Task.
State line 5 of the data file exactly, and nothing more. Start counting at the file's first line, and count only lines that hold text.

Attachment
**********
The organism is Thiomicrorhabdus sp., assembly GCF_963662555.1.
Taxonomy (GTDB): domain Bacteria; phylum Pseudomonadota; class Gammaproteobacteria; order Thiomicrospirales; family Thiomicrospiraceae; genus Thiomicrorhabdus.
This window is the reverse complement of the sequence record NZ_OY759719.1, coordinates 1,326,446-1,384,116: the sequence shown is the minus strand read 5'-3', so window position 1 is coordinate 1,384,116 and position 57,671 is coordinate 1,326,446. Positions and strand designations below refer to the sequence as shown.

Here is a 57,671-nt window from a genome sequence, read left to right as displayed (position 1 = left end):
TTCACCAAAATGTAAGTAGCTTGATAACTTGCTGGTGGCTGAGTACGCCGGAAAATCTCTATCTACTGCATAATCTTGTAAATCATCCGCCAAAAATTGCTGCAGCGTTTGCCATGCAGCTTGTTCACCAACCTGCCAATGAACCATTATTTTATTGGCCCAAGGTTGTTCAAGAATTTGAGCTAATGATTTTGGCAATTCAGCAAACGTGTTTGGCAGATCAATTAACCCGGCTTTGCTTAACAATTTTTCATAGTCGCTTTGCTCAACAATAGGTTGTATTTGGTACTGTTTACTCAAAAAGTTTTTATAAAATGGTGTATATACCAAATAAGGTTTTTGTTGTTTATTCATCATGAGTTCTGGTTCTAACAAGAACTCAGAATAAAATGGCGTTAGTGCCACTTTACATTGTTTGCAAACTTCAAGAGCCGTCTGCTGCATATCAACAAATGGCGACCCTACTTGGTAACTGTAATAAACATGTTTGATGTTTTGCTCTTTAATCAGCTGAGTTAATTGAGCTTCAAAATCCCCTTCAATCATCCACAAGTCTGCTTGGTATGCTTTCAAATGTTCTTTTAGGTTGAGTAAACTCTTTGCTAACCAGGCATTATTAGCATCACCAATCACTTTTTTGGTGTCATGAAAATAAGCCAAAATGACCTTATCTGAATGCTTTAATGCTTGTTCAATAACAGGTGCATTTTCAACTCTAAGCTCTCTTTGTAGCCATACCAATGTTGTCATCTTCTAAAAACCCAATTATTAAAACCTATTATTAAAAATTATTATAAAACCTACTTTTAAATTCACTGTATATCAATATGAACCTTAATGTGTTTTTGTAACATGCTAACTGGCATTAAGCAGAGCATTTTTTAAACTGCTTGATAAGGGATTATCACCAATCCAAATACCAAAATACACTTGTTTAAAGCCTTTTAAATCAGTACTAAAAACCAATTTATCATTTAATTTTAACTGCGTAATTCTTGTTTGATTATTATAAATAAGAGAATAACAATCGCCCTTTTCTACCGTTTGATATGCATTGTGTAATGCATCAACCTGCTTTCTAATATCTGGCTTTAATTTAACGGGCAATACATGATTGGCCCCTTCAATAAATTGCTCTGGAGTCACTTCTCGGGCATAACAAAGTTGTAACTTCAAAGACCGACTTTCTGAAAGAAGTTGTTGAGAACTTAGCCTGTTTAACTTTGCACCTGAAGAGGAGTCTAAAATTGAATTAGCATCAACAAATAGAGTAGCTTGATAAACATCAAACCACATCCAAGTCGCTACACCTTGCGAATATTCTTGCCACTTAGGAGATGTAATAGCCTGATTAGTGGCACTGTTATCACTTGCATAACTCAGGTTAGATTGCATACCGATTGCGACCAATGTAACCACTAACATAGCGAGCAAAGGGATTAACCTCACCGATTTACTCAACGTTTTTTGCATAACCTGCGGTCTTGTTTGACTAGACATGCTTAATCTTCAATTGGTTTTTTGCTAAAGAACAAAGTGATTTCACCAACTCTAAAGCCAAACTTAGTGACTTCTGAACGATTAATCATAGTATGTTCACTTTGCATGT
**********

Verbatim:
TTCACCAAAATGTAAGTAGCTTGATAACTTGCTGGTGGCTGAGTACGCCGGAAAATCTCTATCTACTGCATAATCTTGTAAATCATCCGCCAAAAATTGCTGCAGCGTTTGCCATGCAGCTTGTTCACCAACCTGCCAATGAACCATTATTTTATTGGCCCAAGGTTGTTCAAGAATTTGAGCTAATGATTTTGGCAATTCAGCAAACGTGTTTGGCAGATCAATTAACCCGGCTTTGCTTAACAATTTTTCATAGTCGCTTTGCTCAACAATAGGTTGTATTTGGTACTGTTTACTCAAAAAGTTTTTATAAAATGGTGTATATACCAAATAAGGTTTTTGTTGTTTATTCATCATGAGTTCTGGTTCTAACAAGAACTCAGAATAAAATGGCGTTAGTGCCACTTTACATTGTTTGCAAACTTCAAGAGCCGTCTGCTGCATATCAACAAATGGCGACCCTACTTGGTAACTGTAATAAACATGTTTGATGTTTTGCTCTTTAATCAGCTGAGTTAATTGAGCTTCAAAATCCCCTTCAATCATCCACAAGTCTGCTTGGTATGCTTTCAAATGTTCTTTTAGGTTGAGTAAACTCTTTGCTAACCAGGCATTATTAGCATCACCAATCACTTTTTTGGTGTCATGAAAATAAGCCAAAATGACCTTATCTGAATGCTTTAATGCTTGTTCAATAACAGGTGCATTTTCAACTCTAAGCTCTCTTTGTAGCCATACCAATGTTGTCATCTTCTAAAAACCCAATTATTAAAACCTATTATTAAAAATTATTATAAAACCTACTTTTAAATTCACTGTATATCAATATGAACCTTAATGTGTTTTTGTAACATGCTAACTGGCATTAAGCAGAGCATTTTTTAAACTGCTTGATAAGGGATTATCACCAATCCAAATACCAAAATACACTTGTTTAAAGCCTTTTAAATCAGTACTAAAAACCAATTTATCATTTAATTTTAACTGCGTAATTCTTGTTTGATTATTATAAATAAGAGAATAACAATCGCCCTTTTCTACCGTTTGATATGCATTGTGTAATGCATCAACCTGCTTTCTAATATCTGGCTTTAATTTAACGGGCAATACATGATTGGCCCCTTCAATAAATTGCTCTGGAGTCACTTCTCGGGCATAACAAAGTTGTAACTTCAAAGACCGACTTTCTGAAAGAAGTTGTTGAGAACTTAGCCTGTTTAACTTTGCACCTGAAGAGGAGTCTAAAATTGAATTAGCATCAACAAATAGAGTAGCTTGATAAACATCAAACCACATCCAAGTCGCTACACCTTGCGAATATTCTTGCCACTTAGGAGATGTAATAGCCTGATTAGTGGCACTGTTATCACTTGCATAACTCAGGTTAGATTGCATACCGATTGCGACCAATGTAACCACTAACATAGCGAGCAAAGGGATTAACCTCACCGATTTACTCAACGTTTTTTGCATAACCTGCGGTCTTGTTTGACTAGACATGCTTAATCTTCAATTGGTTTTTTGCTAAAGAACAAAGTGATTTCACCAACTCTAAAGCCAAACTTAGTGACTTCTGAACGATTAATCATAGTATGTTCACTTTGCATGT